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Some but not all. There are the "under drawer"models, which are completely invisible, function smoothly and are easy to use. Expensive though.

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upand_at snipped-for-privacy@yahoo.com wrote:

Easy way...
1. dado in drawer sides
2. hardwood runners to fit dados
3. make drawer backs about 3/8 higher than drawer opening
4. radius top back of dados and bottom front of runners
Now you can pull the drawer out and the back will stop it at the face frame. Drawer can be removed by tilting front up.
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wrote:

Can I get a detailed explanation of #4, please?
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Phisherman wrote:

If the dado/runner are close fitting and the back of the drawer is higher then the opening is wide you won't be able to remove the drawer. Or even insert it in the first place :)
The solution is to round over the specified areas with a jig saw, rasp, sander, whatever. Sort of like a rule joint. For example, imagine you are holding the runner in front of you looking at the side of it...left side is the front, right side the back. The front edge is perpendicular to the top and bottom edges. Now round over that bottom left corner so it is more or less quarter round rather than square. Do the same at the top back of the dados.
When you pull the drawer all the way out the too high back will hit the face frame and prevent it from being pulled out. When you let loose of the drawer, its weight will cause the drawer front to drop down a bit; it won't fall because it is supported by the runners; it won't drop very far because the back contacts the face frame. However - because of the radiused runners/dados - you can lift the drawer front above horizontal...doing so pivots the back ...pivoting the back means that its vertical section becomes less than the drawer opening and that means the drawer can be removed.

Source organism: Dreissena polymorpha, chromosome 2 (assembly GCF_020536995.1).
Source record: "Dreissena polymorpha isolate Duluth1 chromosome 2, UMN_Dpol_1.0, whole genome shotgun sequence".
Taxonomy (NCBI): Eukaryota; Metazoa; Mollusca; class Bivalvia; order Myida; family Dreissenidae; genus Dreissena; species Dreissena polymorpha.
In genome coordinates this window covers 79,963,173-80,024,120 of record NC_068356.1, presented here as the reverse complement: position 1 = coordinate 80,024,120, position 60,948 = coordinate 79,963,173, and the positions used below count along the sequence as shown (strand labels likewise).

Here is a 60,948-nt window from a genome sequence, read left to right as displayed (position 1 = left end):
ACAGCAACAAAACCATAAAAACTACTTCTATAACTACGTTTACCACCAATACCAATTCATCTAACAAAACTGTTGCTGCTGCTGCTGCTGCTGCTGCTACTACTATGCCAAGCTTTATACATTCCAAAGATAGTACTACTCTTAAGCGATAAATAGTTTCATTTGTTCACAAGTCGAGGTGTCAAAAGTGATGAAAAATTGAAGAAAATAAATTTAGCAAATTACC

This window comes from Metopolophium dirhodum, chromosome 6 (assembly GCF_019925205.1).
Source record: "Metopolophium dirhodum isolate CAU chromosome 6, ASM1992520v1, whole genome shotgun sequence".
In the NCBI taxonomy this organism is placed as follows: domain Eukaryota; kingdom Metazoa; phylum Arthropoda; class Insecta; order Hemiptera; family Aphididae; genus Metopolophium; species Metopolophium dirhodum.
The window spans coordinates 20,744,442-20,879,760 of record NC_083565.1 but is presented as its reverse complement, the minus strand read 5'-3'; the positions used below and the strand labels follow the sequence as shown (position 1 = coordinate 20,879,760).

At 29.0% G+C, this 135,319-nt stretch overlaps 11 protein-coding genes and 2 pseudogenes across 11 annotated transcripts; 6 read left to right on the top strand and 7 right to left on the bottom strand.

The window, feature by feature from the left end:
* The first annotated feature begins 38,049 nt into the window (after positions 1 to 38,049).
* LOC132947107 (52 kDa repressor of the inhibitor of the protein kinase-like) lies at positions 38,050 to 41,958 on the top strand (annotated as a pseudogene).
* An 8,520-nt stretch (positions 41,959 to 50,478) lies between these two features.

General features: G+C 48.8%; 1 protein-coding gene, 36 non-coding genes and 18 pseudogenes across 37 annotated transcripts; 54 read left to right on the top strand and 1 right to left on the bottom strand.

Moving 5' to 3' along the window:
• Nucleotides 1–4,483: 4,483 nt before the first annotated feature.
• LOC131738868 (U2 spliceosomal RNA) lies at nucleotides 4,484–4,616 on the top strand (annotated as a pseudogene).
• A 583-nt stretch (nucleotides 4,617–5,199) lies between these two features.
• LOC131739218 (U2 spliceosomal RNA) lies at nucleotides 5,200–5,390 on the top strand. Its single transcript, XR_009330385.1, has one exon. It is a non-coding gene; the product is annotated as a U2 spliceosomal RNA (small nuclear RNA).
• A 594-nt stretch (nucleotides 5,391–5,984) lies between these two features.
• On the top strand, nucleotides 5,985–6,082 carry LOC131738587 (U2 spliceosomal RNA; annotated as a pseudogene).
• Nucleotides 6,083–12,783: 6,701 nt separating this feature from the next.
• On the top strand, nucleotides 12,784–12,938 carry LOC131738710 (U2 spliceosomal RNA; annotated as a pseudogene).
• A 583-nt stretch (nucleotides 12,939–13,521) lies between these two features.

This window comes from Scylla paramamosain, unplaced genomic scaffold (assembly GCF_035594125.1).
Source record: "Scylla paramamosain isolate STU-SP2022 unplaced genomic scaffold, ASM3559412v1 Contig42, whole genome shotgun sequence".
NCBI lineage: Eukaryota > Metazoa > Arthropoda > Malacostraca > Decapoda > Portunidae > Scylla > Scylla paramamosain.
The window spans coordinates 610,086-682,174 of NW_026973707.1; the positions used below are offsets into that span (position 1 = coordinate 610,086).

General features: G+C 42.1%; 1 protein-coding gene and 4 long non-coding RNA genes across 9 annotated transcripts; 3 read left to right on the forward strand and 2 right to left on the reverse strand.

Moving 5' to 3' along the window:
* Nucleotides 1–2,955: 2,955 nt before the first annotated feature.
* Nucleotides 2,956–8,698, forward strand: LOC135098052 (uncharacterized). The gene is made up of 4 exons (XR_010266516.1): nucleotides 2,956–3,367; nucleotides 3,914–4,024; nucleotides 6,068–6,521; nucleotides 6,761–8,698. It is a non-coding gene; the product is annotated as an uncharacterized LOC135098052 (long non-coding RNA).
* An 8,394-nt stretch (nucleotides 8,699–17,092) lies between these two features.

That's about as detailed as I can get. Can't tell you how much to radius, I just "eyeball it". I make backs about 1/4" higher than the normal clearance; i.e., if you've allowed 1/8" clearance at the top for sides and back then add 1/4" to that. I cut off about 25% of the extra back height adjacent to the sides and round over the proud edges - no reason other than esthetics.
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http://www.leevalley.com has some resonable prices.
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Check out www.wwhardware.com for details on slides. After fighting to see in the back of drawers with 3/4 extension slides I buy only full extension now and enjoy every one of them. Haven't gone back to change the 3/4 slides yet but have considered it. Make a couple of drawers and compare before committing to either.
On 6 Jan 2006 09:49:08 -0800, upand_at snipped-for-privacy@yahoo.com wrote:

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Personally I don't like the mechanical slides. A properly fitted drawer works as well as and slide, unless you want full extention. The bottom of the drawer should be elevated about 1/16 inch (formica, strip of hard wood, or make the drawer side 1/16 wider than the face). Keep the runners waxed, so that the drawer slides on the wax, and not wood, and the drawer can last indefinately. Another plus is that your drawers will have an extra inch of width. robo hippy
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They will be fine until you want something in the back 1/3 of the drawer. Then you will curse saving the few bucks the full slides cost.
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wrote:

Maybe. I'm planning on either making 6 drawers or 6 doors. The quality drawer slides I looked at were $250 (ouch!) for a set of three drawer slides, supposedly will hold 500 lbs. The cost is high, especially compared to 12 hinges for about $20. Then, I wonder about cheaper drawer slides and if there would be adequate for the application.
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On Sun, 08 Jan 2006 04:49:43 GMT, with neither quill nor qualm,

Look at the ratings. They guarantee 'em for 50k-75k cycles @ load. If your load is less and frequency is less, the less expensive slides (with metal balls, not polymer) should work just fine. Even the cheap slides are strong enough to stand on without deforming (though not at the handle end at full extension.) Slide manufacturers know about people like us, tool users, who will overload the SHIT out of drawers. I believe their slides are just slightly underrated. ;)